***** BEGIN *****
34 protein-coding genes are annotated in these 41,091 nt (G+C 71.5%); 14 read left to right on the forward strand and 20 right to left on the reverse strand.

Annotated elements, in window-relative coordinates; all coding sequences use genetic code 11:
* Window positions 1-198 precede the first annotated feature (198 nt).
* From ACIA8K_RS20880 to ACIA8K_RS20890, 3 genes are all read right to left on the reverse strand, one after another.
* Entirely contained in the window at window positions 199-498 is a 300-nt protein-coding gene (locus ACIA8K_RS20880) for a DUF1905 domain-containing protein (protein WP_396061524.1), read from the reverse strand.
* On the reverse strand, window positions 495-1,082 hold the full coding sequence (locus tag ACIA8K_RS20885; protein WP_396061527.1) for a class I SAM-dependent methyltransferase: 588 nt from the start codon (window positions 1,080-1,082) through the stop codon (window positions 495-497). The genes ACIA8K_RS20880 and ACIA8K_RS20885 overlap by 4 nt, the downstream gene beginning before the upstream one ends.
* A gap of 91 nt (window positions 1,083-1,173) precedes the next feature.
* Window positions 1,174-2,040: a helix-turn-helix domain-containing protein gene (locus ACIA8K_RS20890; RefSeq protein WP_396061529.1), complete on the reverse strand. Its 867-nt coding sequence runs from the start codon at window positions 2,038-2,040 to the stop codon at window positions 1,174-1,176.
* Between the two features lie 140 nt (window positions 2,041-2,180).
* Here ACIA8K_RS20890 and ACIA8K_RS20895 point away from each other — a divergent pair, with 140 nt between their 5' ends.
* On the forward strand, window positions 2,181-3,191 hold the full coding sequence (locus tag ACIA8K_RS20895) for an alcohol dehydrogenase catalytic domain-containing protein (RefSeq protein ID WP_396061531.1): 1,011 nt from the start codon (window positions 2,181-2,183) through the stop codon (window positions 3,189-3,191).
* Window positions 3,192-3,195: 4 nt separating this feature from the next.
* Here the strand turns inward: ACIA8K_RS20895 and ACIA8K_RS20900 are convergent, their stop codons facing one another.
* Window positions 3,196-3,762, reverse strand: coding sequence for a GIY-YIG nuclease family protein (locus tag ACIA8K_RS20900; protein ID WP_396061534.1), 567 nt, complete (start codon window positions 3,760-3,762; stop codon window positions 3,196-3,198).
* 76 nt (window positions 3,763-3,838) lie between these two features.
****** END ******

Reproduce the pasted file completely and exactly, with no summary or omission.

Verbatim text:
34 protein-coding genes are annotated in these 41,091 nt (G+C 71.5%); 14 read left to right on the forward strand and 20 right to left on the reverse strand.

Annotated elements, in window-relative coordinates; all coding sequences use genetic code 11:
* Window positions 1-198 precede the first annotated feature (198 nt).
* From ACIA8K_RS20880 to ACIA8K_RS20890, 3 genes are all read right to left on the reverse strand, one after another.
* Entirely contained in the window at window positions 199-498 is a 300-nt protein-coding gene (locus ACIA8K_RS20880) for a DUF1905 domain-containing protein (protein WP_396061524.1), read from the reverse strand.
* On the reverse strand, window positions 495-1,082 hold the full coding sequence (locus tag ACIA8K_RS20885; protein WP_396061527.1) for a class I SAM-dependent methyltransferase: 588 nt from the start codon (window positions 1,080-1,082) through the stop codon (window positions 495-497). The genes ACIA8K_RS20880 and ACIA8K_RS20885 overlap by 4 nt, the downstream gene beginning before the upstream one ends.
* A gap of 91 nt (window positions 1,083-1,173) precedes the next feature.
* Window positions 1,174-2,040: a helix-turn-helix domain-containing protein gene (locus ACIA8K_RS20890; RefSeq protein WP_396061529.1), complete on the reverse strand. Its 867-nt coding sequence runs from the start codon at window positions 2,038-2,040 to the stop codon at window positions 1,174-1,176.
* Between the two features lie 140 nt (window positions 2,041-2,180).
* Here ACIA8K_RS20890 and ACIA8K_RS20895 point away from each other — a divergent pair, with 140 nt between their 5' ends.
* On the forward strand, window positions 2,181-3,191 hold the full coding sequence (locus tag ACIA8K_RS20895) for an alcohol dehydrogenase catalytic domain-containing protein (RefSeq protein ID WP_396061531.1): 1,011 nt from the start codon (window positions 2,181-2,183) through the stop codon (window positions 3,189-3,191).
* Window positions 3,192-3,195: 4 nt separating this feature from the next.
* Here the strand turns inward: ACIA8K_RS20895 and ACIA8K_RS20900 are convergent, their stop codons facing one another.
* Window positions 3,196-3,762, reverse strand: coding sequence for a GIY-YIG nuclease family protein (locus tag ACIA8K_RS20900; protein ID WP_396061534.1), 567 nt, complete (start codon window positions 3,760-3,762; stop codon window positions 3,196-3,198).
* 76 nt (window positions 3,763-3,838) lie between these two features.